Minibytes by Al Allen
Unfortunately, some people still consider the use of chemical dispersants and the controlled burning of oil as “alternative” oil spill response options. Decades of research, controlled field trials and experience during actual oil spills have proven that the application of chemical dispersants and the use of controlled burning can easily match and often exceed the results of physical containment and the recovery of oil with skimmers. The literature is filled with the results of these projects and spill response efforts to the extent that I could never adequately address the depth and significance of these findings in a brief blog. However, as in my previous blogs, I can attempt to give an overview of some of the most important goals and tactics for a given response technique, address the applicability of that technique for different environmental conditions, and provide an assessment of the most important tradeoffs. I am fortunate to have had the opportunity to work throughout my career on each of the three major response options (mechanical recovery, dispersants and burning), and I continue to be convinced that not one of these options can be considered the best, or that others are “alternatives”! There are times, of course, when one or two of these response modes may provide clear advantages for the conditions at hand.
Since a picture is worth a lot of words, Photos 1, 2 and 3 should help fix an image, at least for now, of each response option in at least one of the many ways it could be used. Oil can be skimmed from water with hand tools, buckets, and suction hoses; with rotating drums, belts, mops, and discs; and with various combinations of these and other devices (Photo 1). Oil skimmers may be attached to, or built within, every conceivable size and type of vessel, with single- or multiple-hulls, and from small skiffs to large tanker-class vessels. The choices obviously involve cost, maneuverability, draft, storage capacity, and the key oil-access and removal parameters (from my previous blogs) involving: speed, swath, and throughput/recovery efficiency. And, yes, there is still the need to transit, offload, and dispose of recovered fluids; and to eventually, clean or dispose of every oiled surface (hulls, decks, equipment, protective clothing, hoses, booms, etc.). While slow in covering large areas and relatively expensive, the mechanical recovery of oil does provide a proven, widely accepted and versatile option for a broad range of oil types and conditions at sea, nearshore, in rivers, wetlands, etc. And most importantly, physical removal does not require authorization for its use.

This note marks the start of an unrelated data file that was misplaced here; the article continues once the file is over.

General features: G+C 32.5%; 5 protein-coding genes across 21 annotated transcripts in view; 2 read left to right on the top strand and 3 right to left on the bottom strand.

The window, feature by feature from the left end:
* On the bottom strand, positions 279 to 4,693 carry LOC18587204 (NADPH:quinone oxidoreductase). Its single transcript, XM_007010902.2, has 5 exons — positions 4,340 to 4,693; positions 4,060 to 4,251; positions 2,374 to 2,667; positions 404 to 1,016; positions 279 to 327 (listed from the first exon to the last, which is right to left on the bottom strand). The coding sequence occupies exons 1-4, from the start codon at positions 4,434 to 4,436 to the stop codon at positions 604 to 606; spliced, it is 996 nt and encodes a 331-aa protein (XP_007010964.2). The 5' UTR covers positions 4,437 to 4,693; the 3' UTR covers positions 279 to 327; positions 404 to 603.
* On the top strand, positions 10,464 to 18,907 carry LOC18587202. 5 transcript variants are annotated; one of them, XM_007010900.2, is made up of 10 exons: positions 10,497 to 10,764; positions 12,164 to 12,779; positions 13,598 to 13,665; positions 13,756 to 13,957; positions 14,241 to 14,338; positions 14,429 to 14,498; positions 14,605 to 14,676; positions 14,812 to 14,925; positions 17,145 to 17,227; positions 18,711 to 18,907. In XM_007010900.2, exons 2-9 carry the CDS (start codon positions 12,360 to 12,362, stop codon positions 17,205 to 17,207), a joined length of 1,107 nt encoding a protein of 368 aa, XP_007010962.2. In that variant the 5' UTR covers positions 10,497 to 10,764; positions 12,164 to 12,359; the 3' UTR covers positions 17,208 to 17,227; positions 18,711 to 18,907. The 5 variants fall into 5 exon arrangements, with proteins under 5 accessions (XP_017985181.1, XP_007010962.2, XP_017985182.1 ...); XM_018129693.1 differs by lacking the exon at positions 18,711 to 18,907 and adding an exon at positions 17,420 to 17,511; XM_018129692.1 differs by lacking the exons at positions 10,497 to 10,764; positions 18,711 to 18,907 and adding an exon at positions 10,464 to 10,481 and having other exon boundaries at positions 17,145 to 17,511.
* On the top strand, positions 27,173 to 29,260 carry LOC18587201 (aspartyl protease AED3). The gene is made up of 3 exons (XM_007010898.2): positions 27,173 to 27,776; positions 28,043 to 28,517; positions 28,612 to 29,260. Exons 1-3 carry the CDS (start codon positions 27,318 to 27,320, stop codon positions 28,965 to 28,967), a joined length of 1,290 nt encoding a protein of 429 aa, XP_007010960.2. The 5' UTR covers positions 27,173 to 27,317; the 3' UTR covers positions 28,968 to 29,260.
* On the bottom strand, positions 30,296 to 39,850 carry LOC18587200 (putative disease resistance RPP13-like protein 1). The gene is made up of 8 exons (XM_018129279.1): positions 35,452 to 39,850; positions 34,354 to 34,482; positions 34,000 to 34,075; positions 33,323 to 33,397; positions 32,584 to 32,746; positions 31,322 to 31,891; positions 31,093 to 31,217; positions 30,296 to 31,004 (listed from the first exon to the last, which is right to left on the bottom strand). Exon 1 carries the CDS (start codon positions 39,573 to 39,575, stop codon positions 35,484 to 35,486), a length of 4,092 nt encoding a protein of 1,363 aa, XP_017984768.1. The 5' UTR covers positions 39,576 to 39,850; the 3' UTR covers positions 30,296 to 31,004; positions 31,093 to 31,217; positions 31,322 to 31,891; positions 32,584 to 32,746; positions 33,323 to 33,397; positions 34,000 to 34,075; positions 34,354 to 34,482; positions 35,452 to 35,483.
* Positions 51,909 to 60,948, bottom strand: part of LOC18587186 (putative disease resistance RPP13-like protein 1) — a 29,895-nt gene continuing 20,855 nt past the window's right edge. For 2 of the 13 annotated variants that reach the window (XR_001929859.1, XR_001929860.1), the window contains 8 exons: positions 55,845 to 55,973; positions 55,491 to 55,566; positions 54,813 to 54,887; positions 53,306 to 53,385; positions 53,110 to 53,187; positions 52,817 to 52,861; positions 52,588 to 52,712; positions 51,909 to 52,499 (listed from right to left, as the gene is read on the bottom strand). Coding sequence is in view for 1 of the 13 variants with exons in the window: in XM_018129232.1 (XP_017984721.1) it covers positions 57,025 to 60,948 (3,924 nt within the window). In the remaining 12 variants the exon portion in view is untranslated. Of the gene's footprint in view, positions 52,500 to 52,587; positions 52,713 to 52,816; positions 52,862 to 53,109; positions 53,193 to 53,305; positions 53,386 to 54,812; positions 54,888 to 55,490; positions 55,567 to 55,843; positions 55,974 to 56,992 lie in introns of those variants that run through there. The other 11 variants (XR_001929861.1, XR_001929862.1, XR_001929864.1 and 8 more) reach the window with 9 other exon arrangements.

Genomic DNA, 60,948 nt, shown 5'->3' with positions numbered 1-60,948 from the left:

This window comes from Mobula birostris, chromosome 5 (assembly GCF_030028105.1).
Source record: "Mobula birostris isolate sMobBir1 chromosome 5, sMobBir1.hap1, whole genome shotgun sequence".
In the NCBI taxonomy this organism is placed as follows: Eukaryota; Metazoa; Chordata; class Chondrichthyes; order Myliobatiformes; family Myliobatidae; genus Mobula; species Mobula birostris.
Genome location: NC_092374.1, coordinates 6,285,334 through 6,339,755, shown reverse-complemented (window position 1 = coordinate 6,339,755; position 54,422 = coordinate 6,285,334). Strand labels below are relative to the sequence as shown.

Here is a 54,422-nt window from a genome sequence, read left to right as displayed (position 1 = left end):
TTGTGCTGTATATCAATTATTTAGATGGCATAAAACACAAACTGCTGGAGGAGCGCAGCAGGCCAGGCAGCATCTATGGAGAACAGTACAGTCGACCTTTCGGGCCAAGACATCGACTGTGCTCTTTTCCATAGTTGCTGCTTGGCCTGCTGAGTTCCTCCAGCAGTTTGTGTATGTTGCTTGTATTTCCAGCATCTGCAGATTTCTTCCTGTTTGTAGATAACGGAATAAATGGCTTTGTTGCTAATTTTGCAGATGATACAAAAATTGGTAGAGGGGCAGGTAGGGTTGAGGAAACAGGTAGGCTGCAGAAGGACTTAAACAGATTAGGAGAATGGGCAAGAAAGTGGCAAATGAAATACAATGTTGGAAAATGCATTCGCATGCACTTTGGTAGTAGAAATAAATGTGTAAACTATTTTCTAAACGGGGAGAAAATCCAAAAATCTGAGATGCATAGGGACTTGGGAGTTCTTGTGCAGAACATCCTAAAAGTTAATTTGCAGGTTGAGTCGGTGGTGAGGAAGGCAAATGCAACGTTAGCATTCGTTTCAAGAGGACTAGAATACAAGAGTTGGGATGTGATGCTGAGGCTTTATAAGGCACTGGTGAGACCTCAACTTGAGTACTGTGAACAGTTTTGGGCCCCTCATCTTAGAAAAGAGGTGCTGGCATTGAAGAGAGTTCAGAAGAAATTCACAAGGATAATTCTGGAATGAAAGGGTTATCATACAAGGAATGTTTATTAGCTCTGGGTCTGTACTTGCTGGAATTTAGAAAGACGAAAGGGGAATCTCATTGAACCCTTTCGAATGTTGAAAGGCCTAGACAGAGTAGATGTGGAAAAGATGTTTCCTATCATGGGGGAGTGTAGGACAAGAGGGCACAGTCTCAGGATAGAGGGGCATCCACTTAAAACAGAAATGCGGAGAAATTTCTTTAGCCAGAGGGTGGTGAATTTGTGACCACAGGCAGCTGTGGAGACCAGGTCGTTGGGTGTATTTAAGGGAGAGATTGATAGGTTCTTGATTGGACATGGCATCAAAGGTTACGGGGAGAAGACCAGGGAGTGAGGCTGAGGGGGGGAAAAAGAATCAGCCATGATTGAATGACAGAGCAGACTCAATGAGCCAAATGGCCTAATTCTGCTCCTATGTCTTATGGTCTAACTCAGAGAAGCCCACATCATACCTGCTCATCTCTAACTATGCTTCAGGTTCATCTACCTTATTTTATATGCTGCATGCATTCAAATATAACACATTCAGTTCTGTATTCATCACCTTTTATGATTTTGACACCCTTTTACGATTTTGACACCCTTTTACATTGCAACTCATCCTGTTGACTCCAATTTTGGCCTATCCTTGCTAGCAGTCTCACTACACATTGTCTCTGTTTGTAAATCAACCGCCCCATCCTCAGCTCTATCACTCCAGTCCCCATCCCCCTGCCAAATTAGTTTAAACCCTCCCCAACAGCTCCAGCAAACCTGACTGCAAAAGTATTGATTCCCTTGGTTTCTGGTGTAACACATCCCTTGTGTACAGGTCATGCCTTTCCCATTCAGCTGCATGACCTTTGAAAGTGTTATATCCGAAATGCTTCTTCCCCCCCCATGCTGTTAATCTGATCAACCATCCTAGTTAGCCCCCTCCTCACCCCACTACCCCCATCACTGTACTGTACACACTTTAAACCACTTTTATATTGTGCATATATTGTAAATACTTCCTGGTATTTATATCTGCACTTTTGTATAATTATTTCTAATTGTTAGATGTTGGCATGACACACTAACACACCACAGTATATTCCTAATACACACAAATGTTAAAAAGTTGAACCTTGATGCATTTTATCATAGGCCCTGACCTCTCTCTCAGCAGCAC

Photo 2 – Hmmm, at first glance this looks a lot easier, working from a large, fast aircraft applying chemical dispersants with the push of a button; sitting in a clean, comfy space out of the weather; and avoiding contact with rough seas and sticky, smelly oil. This option might involve a relatively quick release of the aircraft’s dispersant payload, then offering time to complete some paper work and grab a snack while heading back to base for a rest stop, coffee and another load of dispersant – sure seems “user friendly”. In addition, there is the outstanding high transit speed to get on location and the outstanding oil encounter rate involving high application speeds and broad swathes with aircraft. These performance factors allow for large areal coverage rates (i.e., area covered per minute) that are about 10 to 100 times greater than the coverage rates commonly swept by boats. Recall that most vessel-mounted skimming systems operate at only a knot or two, and that boats spraying dispersants typically work at about 3 to 5 knots.
Another plus with dispersants is that under good conditions with relatively fresh thick oil, dispersant application efficiencies can reach 75% to 95%. And, because dispersants work best with agitation or mixing energy once applied, the higher wind and wave conditions often encountered on open water are preferred. Such wind and sea states, while fine for dispersant use, may reach a condition where conventional booms and fire-resistant booms may lose their effectiveness in capturing and holding oil for recovery or burning. Such is the case for booms operating in short-period (choppy), wind-driven waves about 3 to 5 feet in height where white-caps begin to form.